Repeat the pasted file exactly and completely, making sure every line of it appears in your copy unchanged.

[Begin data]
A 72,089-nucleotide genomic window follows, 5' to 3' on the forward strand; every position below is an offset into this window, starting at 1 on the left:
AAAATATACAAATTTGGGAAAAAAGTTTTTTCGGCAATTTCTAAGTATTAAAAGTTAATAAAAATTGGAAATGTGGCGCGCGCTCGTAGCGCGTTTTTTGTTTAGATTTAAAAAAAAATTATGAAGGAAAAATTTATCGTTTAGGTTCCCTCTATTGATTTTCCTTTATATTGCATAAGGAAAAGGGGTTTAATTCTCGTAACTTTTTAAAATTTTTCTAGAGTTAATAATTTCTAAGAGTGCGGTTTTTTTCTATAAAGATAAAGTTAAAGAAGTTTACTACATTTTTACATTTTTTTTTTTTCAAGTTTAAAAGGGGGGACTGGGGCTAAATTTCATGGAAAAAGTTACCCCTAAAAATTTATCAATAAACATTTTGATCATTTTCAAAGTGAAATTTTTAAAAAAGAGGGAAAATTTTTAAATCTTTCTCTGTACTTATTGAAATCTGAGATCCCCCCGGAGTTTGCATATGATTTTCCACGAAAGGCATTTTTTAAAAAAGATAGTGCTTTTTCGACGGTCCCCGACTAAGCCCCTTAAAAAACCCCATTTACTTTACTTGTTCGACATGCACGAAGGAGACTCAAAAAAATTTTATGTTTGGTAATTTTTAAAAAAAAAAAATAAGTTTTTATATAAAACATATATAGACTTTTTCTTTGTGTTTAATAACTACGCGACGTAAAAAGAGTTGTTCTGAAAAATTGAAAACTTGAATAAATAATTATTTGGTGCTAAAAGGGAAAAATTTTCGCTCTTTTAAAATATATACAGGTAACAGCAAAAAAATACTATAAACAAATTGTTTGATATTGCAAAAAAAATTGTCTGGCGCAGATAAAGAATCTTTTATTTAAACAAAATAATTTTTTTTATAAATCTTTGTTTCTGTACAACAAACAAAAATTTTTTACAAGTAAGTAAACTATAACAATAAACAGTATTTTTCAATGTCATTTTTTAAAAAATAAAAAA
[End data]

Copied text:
A 72,089-nucleotide genomic window follows, 5' to 3' on the forward strand; every position below is an offset into this window, starting at 1 on the left:
AAAATATACAAATTTGGGAAAAAAGTTTTTTCGGCAATTTCTAAGTATTAAAAGTTAATAAAAATTGGAAATGTGGCGCGCGCTCGTAGCGCGTTTTTTGTTTAGATTTAAAAAAAAATTATGAAGGAAAAATTTATCGTTTAGGTTCCCTCTATTGATTTTCCTTTATATTGCATAAGGAAAAGGGGTTTAATTCTCGTAACTTTTTAAAATTTTTCTAGAGTTAATAATTTCTAAGAGTGCGGTTTTTTTCTATAAAGATAAAGTTAAAGAAGTTTACTACATTTTTACATTTTTTTTTTTTCAAGTTTAAAAGGGGGGACTGGGGCTAAATTTCATGGAAAAAGTTACCCCTAAAAATTTATCAATAAACATTTTGATCATTTTCAAAGTGAAATTTTTAAAAAAGAGGGAAAATTTTTAAATCTTTCTCTGTACTTATTGAAATCTGAGATCCCCCCGGAGTTTGCATATGATTTTCCACGAAAGGCATTTTTTAAAAAAGATAGTGCTTTTTCGACGGTCCCCGACTAAGCCCCTTAAAAAACCCCATTTACTTTACTTGTTCGACATGCACGAAGGAGACTCAAAAAAATTTTATGTTTGGTAATTTTTAAAAAAAAAAAATAAGTTTTTATATAAAACATATATAGACTTTTTCTTTGTGTTTAATAACTACGCGACGTAAAAAGAGTTGTTCTGAAAAATTGAAAACTTGAATAAATAATTATTTGGTGCTAAAAGGGAAAAATTTTCGCTCTTTTAAAATATATACAGGTAACAGCAAAAAAATACTATAAACAAATTGTTTGATATTGCAAAAAAAATTGTCTGGCGCAGATAAAGAATCTTTTATTTAAACAAAATAATTTTTTTTATAAATCTTTGTTTCTGTACAACAAACAAAAATTTTTTACAAGTAAGTAAACTATAACAATAAACAGTATTTTTCAATGTCATTTTTTAAAAAATAAAAAA